Meet the Winklers — PART ONE

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I met Chris in a general sort of way when he was in Orlando for what was then called Training Camp — the orientation program for new Wycliffe missionaries. I got to be a bit more familiar with him when Wycliffe’s President, Bob Creson, invited him to serve in the Offices of the President (OOTP) for a couple of years before heading to an overseas assignment. In those early days I watched Chris (looking a bit uncomfortable in a tie and dress shoes) follow Bob around. I wonder if Chris knows that we sometimes referred to him as Bob’s “mini-me.” Well…he knows now. (Hi Chris!)

Eventually I moved up into the OOTP myself and got to see, first hand, the ways that God was both growing & developing for future service and currently using this man for His purposes. I quickly grew to have great respect and affection for Chris. He’s a person you’re glad to have on your team…to have lead your team.

Within the first few months that we were together in the OOTP, Chris married Christie. This was, in my estimation, further proof of his wisdom.

Fast forward through busy, busy, busy with all sorts of working and the Winklers’ plans to make Nigeria their next ministry home began to take shape. Judah was also taking shape in his mother’s womb.

This video highlights Chris, Christie and Judah’s preparations for the transition from Orlando to Jos.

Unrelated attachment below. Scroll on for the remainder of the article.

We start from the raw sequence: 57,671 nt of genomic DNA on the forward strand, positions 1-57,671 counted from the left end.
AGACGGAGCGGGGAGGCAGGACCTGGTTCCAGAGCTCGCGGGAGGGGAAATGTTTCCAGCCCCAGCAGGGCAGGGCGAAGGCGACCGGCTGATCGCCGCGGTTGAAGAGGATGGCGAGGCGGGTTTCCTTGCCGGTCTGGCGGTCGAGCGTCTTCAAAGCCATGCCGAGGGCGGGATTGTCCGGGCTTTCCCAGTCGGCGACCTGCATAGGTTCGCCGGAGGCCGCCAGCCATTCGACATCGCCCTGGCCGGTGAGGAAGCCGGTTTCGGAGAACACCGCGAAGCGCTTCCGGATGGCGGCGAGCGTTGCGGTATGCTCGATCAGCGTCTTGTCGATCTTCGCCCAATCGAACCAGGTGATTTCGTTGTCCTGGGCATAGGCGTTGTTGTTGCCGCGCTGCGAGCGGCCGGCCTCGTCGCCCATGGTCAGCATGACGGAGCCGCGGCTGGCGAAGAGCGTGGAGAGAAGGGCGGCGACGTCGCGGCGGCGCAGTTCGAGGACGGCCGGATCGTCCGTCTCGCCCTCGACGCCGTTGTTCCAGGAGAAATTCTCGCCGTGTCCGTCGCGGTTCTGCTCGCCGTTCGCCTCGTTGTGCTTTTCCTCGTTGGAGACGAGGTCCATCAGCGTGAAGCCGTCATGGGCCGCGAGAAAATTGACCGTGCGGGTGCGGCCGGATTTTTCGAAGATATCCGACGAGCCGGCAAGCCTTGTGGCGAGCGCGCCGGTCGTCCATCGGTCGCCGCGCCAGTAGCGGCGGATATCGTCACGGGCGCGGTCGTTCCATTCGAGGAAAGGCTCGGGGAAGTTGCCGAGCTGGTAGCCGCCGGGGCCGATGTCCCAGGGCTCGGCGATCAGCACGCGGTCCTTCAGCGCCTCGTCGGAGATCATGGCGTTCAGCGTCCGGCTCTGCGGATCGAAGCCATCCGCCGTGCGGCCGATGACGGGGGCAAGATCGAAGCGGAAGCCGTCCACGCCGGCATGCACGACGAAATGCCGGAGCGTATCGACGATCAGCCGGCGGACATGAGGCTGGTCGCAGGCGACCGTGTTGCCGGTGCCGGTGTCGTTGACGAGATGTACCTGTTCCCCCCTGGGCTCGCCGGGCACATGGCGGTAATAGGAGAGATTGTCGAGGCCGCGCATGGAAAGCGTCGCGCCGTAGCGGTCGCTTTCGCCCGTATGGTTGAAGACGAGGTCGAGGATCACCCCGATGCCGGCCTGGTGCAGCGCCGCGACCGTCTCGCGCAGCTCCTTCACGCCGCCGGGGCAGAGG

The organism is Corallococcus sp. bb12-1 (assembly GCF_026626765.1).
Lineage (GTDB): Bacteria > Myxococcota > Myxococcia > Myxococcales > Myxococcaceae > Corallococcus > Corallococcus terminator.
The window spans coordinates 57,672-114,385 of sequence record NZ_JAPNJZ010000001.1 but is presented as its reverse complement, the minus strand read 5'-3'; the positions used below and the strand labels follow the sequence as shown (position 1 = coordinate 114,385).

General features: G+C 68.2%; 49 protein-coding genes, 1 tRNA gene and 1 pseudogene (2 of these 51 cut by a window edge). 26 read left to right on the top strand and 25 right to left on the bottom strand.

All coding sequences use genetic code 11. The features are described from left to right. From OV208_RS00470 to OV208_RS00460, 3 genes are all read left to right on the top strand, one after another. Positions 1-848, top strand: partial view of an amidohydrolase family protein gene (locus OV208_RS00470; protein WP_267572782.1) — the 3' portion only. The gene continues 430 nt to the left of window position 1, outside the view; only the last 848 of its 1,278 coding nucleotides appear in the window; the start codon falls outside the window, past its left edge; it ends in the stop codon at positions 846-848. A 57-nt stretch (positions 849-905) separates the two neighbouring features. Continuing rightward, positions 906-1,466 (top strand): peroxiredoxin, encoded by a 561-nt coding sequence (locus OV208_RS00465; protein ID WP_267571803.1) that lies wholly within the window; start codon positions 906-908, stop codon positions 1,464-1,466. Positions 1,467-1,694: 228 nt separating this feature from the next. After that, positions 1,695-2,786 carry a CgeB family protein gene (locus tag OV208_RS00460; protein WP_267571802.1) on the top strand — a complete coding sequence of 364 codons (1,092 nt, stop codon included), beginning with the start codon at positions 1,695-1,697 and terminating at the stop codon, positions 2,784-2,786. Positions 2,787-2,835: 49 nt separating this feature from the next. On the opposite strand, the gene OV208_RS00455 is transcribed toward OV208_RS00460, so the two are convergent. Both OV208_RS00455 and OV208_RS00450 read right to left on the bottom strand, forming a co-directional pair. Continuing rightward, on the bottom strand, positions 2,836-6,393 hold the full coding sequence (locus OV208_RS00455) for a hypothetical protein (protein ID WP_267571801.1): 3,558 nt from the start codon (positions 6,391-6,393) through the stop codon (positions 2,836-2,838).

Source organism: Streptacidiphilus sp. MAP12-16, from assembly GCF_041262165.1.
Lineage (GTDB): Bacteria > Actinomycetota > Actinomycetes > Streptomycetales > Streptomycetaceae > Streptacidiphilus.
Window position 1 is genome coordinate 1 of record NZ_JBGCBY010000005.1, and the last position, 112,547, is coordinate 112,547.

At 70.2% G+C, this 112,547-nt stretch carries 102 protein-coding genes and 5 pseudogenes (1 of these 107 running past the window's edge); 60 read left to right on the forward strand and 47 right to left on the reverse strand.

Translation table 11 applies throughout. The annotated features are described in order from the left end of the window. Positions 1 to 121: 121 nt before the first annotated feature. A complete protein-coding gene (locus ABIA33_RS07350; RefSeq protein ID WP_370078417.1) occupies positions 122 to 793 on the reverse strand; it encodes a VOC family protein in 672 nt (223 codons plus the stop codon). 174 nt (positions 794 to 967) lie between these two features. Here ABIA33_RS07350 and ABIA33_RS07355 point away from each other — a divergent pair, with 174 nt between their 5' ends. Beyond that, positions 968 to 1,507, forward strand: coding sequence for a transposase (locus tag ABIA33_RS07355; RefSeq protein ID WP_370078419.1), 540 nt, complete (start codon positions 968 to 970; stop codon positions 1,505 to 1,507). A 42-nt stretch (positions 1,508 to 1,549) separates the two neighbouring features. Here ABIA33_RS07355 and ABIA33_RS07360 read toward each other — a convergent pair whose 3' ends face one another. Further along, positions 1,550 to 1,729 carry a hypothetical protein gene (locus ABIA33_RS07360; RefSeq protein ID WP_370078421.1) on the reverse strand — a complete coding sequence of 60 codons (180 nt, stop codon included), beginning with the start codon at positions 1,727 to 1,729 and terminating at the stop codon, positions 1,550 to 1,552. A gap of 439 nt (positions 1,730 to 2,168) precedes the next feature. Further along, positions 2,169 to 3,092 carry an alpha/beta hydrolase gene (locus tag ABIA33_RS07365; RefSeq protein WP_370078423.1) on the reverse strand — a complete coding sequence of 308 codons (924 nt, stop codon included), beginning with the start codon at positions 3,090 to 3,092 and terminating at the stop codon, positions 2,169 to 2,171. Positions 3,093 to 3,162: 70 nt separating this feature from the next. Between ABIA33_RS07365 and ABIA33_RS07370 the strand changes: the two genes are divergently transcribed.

As you watch it, ask yourself not whether “you could do that or not,” but whether God might be asking you to let go of something in which you’ve put your trust (even unintentionally) in order to trust Him more.

2 thoughts on “Meet the Winklers — PART ONE

  1. Chris W. says:

    Thanks, Ruth, it’s been a privilege to work and grow alongside you over these last several years! Someone spilled the beans about the mini-me tag a while back…but I don’t mind at all. If I were to be a mini-me, Bob was a great person to mini-ize. 🙂

    That tie and dress shoes are still not the most comfortable, but the roles in which I wear them are becoming more familiar. (By the way, I wear dress shoes nearly every day, but I when I want to dress up, I put on sandals. Think I could transfer that bit of culture back to the U.S.?)

  2. Ruth Hubbard says:

    I’m holding out for importing a bit of the Thai culture into our offices — like the one where shoes stay at the door and slippers are worn inside. I like that.

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